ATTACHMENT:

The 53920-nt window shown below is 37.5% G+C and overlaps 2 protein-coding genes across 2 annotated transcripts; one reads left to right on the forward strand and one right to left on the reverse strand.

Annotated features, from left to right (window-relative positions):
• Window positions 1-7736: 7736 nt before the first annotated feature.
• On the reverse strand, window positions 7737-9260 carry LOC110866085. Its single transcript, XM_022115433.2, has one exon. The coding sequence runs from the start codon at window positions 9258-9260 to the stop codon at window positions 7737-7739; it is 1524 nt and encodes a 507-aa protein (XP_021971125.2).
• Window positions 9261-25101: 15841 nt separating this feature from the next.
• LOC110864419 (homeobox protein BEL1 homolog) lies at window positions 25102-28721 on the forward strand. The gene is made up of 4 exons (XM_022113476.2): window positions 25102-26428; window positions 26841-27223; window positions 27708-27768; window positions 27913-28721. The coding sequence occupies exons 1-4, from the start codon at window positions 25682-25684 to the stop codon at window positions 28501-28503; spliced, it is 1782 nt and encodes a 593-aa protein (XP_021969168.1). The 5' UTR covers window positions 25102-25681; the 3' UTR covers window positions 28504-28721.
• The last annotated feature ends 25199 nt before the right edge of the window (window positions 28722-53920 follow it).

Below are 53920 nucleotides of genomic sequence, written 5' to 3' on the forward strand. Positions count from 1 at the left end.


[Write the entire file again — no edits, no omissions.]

The 53920-nt window shown below is 37.5% G+C and overlaps 2 protein-coding genes across 2 annotated transcripts; one reads left to right on the forward strand and one right to left on the reverse strand.

Annotated features, from left to right (window-relative positions):
• Window positions 1-7736: 7736 nt before the first annotated feature.
• On the reverse strand, window positions 7737-9260 carry LOC110866085. Its single transcript, XM_022115433.2, has one exon. The coding sequence runs from the start codon at window positions 9258-9260 to the stop codon at window positions 7737-7739; it is 1524 nt and encodes a 507-aa protein (XP_021971125.2).
• Window positions 9261-25101: 15841 nt separating this feature from the next.
• LOC110864419 (homeobox protein BEL1 homolog) lies at window positions 25102-28721 on the forward strand. The gene is made up of 4 exons (XM_022113476.2): window positions 25102-26428; window positions 26841-27223; window positions 27708-27768; window positions 27913-28721. The coding sequence occupies exons 1-4, from the start codon at window positions 25682-25684 to the stop codon at window positions 28501-28503; spliced, it is 1782 nt and encodes a 593-aa protein (XP_021969168.1). The 5' UTR covers window positions 25102-25681; the 3' UTR covers window positions 28504-28721.
• The last annotated feature ends 25199 nt before the right edge of the window (window positions 28722-53920 follow it).

Below are 53920 nucleotides of genomic sequence, written 5' to 3' on the forward strand. Positions count from 1 at the left end.